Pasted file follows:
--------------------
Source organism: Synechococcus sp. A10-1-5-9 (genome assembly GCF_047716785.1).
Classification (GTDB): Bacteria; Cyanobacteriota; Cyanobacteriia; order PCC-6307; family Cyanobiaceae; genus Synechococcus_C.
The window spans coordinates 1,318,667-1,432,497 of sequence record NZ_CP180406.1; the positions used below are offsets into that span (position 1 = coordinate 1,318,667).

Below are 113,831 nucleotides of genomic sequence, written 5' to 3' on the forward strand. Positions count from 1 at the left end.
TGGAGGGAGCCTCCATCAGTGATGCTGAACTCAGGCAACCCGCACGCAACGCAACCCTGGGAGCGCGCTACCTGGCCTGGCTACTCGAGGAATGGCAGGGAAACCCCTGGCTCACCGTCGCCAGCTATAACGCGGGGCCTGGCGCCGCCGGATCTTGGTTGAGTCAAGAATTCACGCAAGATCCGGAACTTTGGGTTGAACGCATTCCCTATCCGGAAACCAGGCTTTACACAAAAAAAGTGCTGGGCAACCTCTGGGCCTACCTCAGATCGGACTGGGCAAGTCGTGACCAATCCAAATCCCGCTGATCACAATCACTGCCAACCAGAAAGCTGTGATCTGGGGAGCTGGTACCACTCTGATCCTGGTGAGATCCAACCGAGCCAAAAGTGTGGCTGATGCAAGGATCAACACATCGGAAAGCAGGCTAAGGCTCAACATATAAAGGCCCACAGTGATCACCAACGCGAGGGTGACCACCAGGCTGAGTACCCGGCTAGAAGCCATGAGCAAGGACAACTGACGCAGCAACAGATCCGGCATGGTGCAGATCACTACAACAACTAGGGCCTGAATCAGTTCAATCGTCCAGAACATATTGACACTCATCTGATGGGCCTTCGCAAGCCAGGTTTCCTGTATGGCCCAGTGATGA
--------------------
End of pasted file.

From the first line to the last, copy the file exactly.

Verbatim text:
Source organism: Synechococcus sp. A10-1-5-9 (genome assembly GCF_047716785.1).
Classification (GTDB): Bacteria; Cyanobacteriota; Cyanobacteriia; order PCC-6307; family Cyanobiaceae; genus Synechococcus_C.
The window spans coordinates 1,318,667-1,432,497 of sequence record NZ_CP180406.1; the positions used below are offsets into that span (position 1 = coordinate 1,318,667).

Below are 113,831 nucleotides of genomic sequence, written 5' to 3' on the forward strand. Positions count from 1 at the left end.
TGGAGGGAGCCTCCATCAGTGATGCTGAACTCAGGCAACCCGCACGCAACGCAACCCTGGGAGCGCGCTACCTGGCCTGGCTACTCGAGGAATGGCAGGGAAACCCCTGGCTCACCGTCGCCAGCTATAACGCGGGGCCTGGCGCCGCCGGATCTTGGTTGAGTCAAGAATTCACGCAAGATCCGGAACTTTGGGTTGAACGCATTCCCTATCCGGAAACCAGGCTTTACACAAAAAAAGTGCTGGGCAACCTCTGGGCCTACCTCAGATCGGACTGGGCAAGTCGTGACCAATCCAAATCCCGCTGATCACAATCACTGCCAACCAGAAAGCTGTGATCTGGGGAGCTGGTACCACTCTGATCCTGGTGAGATCCAACCGAGCCAAAAGTGTGGCTGATGCAAGGATCAACACATCGGAAAGCAGGCTAAGGCTCAACATATAAAGGCCCACAGTGATCACCAACGCGAGGGTGACCACCAGGCTGAGTACCCGGCTAGAAGCCATGAGCAAGGACAACTGACGCAGCAACAGATCCGGCATGGTGCAGATCACTACAACAACTAGGGCCTGAATCAGTTCAATCGTCCAGAACATATTGACACTCATCTGATGGGCCTTCGCAAGCCAGGTTTCCTGTATGGCCCAGTGATGA